Archive for the 'ALA' Category

First, please read the statement ALA released from the Task Force late yesterday (as Task Force members were flying home from DC). Just so you know, ALA staff that are a part of and assisting the Task Force worked on it quite a lot with us, though the entire 20 member task force approved its contents. It is written to address and update everyone related to what the Task Force is working on and has set as priorities given our charge via the ALA Council Resolution that passed at the ALA Annual Conference this summer. Press Release

Second, I will copy and paste below a few comments I left on my facebook page in response to reaction from my linking to the Boing Boing piece today on the Task Force’s work. These are my observations and opinions alone, but they are unadulterated and what I believe in relation to all of this and what ALA and I and YOU can do (with ALA anyway).

Kate Kosturski This is good, Michael, but ebooks and DRM issues have been around for quite a bit of time (well, in the tech world). Why so long for such a task force to be established? I feel as though the community had an opportunity to break new ground in this realm for some time, and just didn’t react until things didn’t go their way.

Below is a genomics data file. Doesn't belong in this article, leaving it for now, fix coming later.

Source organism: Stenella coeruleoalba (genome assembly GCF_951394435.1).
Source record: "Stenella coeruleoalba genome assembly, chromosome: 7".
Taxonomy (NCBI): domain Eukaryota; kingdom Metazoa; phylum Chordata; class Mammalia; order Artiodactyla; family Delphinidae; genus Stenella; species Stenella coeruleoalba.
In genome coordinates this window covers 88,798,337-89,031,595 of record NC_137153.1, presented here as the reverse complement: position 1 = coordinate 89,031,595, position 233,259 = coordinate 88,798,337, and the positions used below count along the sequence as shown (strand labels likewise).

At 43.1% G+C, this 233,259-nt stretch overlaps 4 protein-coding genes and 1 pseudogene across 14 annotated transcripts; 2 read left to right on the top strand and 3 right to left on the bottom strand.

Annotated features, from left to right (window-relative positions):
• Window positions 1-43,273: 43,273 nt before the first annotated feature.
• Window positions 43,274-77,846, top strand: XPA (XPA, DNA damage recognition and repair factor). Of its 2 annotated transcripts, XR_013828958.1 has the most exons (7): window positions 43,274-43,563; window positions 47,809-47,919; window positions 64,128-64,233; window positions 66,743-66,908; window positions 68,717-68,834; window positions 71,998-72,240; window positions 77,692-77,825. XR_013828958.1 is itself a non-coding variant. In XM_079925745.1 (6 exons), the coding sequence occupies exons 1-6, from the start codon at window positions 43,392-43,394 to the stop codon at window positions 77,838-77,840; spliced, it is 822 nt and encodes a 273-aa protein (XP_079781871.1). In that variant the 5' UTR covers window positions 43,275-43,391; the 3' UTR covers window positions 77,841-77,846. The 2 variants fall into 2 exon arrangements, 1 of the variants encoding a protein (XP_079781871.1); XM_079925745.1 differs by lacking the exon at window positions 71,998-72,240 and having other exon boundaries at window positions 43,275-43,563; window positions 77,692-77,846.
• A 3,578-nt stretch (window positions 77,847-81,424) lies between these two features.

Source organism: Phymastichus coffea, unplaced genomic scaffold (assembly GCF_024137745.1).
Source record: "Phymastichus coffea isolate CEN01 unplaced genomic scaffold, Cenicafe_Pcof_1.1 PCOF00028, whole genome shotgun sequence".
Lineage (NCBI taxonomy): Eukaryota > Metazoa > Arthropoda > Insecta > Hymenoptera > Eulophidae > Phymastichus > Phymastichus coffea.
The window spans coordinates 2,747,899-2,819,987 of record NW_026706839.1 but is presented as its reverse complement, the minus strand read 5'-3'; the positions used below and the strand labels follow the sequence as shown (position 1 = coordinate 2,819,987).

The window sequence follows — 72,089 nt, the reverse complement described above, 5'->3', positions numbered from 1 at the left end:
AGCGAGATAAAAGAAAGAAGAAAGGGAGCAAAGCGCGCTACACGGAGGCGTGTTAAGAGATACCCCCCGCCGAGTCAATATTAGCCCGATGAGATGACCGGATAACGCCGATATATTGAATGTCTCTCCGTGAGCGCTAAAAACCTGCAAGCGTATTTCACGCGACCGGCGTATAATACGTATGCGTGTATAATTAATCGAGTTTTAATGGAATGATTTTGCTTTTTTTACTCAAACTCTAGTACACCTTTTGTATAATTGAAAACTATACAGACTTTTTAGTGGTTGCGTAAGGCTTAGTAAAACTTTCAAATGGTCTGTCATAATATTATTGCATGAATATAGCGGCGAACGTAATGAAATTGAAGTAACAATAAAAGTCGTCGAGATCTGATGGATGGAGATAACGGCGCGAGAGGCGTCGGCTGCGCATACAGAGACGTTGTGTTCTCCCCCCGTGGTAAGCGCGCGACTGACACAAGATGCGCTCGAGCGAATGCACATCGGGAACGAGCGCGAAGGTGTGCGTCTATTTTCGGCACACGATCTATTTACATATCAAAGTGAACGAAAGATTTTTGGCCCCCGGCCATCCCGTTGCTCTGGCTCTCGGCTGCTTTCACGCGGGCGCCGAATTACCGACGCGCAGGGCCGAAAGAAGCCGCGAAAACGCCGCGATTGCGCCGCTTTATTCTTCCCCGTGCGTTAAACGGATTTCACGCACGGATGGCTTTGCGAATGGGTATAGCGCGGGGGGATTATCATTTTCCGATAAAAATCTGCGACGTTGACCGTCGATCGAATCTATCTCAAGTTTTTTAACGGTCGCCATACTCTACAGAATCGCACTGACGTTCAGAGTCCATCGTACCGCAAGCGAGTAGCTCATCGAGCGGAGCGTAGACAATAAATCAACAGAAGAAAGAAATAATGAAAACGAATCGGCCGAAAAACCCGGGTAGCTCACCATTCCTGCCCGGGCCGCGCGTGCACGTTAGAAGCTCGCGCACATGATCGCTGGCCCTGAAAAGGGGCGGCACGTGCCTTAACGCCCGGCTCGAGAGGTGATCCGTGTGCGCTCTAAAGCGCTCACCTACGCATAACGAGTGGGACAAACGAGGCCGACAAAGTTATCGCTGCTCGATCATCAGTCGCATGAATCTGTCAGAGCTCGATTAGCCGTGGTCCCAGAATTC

David Leslie Like Kate said, thanks to the success of iTunes and Amazon, this ship has sailed. The next fight is going to be magazines and journals IMHO.

Michael Porter Kate, I SO agree. I ran for ALA Council because I felt exactly the same way. Before I was “installed” as a Councilor I worked with my (soon to be) fellow Councilors to pass a resolution that had ALA take a stand on these issues….finally. I ran and was elected to ALA’s Executive Board at Annual this summer with this as my primary issue.

Kate Kosturski It is one of the things that frustrates me about this profession – our very reactive approach to advocacy, marketing and issue formation. I do hope you get something done though. I’ll go back to watching my cartoons now (ah the joys of being home sick).